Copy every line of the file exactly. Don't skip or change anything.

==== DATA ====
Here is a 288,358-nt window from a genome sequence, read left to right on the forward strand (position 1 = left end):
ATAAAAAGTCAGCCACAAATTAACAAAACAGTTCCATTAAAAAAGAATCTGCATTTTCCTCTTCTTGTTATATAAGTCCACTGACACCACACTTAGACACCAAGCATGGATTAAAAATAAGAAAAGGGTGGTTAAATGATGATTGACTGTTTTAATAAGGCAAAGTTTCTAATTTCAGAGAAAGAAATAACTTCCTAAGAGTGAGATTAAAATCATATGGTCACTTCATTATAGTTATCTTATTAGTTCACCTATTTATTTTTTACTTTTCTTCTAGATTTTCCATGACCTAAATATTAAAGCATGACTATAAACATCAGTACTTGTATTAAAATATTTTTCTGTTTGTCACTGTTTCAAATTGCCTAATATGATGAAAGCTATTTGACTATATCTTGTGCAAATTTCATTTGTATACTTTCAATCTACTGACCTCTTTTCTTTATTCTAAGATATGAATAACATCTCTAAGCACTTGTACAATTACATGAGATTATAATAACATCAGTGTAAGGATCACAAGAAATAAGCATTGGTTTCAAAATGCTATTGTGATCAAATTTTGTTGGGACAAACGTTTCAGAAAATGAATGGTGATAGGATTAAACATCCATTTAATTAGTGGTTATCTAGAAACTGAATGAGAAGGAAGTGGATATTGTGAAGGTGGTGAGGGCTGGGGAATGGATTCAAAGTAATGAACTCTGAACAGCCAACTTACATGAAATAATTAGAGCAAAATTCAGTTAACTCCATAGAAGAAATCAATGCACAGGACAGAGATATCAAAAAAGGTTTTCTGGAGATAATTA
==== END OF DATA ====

Here is a 288,358-nt window from a genome sequence, read left to right on the forward strand (position 1 = left end):
ATAAAAAGTCAGCCACAAATTAACAAAACAGTTCCATTAAAAAAGAATCTGCATTTTCCTCTTCTTGTTATATAAGTCCACTGACACCACACTTAGACACCAAGCATGGATTAAAAATAAGAAAAGGGTGGTTAAATGATGATTGACTGTTTTAATAAGGCAAAGTTTCTAATTTCAGAGAAAGAAATAACTTCCTAAGAGTGAGATTAAAATCATATGGTCACTTCATTATAGTTATCTTATTAGTTCACCTATTTATTTTTTACTTTTCTTCTAGATTTTCCATGACCTAAATATTAAAGCATGACTATAAACATCAGTACTTGTATTAAAATATTTTTCTGTTTGTCACTGTTTCAAATTGCCTAATATGATGAAAGCTATTTGACTATATCTTGTGCAAATTTCATTTGTATACTTTCAATCTACTGACCTCTTTTCTTTATTCTAAGATATGAATAACATCTCTAAGCACTTGTACAATTACATGAGATTATAATAACATCAGTGTAAGGATCACAAGAAATAAGCATTGGTTTCAAAATGCTATTGTGATCAAATTTTGTTGGGACAAACGTTTCAGAAAATGAATGGTGATAGGATTAAACATCCATTTAATTAGTGGTTATCTAGAAACTGAATGAGAAGGAAGTGGATATTGTGAAGGTGGTGAGGGCTGGGGAATGGATTCAAAGTAATGAACTCTGAACAGCCAACTTACATGAAATAATTAGAGCAAAATTCAGTTAACTCCATAGAAGAAATCAATGCACAGGACAGAGATATCAAAAAAGGTTTTCTGGAGATAATTA